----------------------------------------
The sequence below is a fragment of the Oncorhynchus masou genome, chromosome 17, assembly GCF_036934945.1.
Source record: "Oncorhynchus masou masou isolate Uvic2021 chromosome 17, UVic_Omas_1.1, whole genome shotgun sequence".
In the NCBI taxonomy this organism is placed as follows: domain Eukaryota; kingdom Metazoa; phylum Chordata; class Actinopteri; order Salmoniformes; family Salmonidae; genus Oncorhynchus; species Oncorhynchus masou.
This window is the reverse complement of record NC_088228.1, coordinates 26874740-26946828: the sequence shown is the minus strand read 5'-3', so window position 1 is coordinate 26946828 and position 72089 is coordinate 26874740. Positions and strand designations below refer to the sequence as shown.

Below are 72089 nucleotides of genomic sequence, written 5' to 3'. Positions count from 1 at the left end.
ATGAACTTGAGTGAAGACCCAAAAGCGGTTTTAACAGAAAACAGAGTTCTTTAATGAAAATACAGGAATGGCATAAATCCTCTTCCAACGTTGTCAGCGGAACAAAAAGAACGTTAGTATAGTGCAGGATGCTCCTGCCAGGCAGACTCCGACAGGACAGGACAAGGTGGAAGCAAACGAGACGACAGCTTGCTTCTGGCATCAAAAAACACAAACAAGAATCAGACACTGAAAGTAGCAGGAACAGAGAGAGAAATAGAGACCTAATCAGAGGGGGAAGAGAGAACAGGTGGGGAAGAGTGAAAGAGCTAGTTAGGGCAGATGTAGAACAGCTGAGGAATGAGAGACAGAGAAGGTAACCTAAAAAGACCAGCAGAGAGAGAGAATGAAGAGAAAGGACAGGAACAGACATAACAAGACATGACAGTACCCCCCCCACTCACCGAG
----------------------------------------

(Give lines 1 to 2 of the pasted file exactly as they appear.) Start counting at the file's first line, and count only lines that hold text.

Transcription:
The sequence below is a fragment of the Oncorhynchus masou genome, chromosome 17, assembly GCF_036934945.1.
Source record: "Oncorhynchus masou masou isolate Uvic2021 chromosome 17, UVic_Omas_1.1, whole genome shotgun sequence".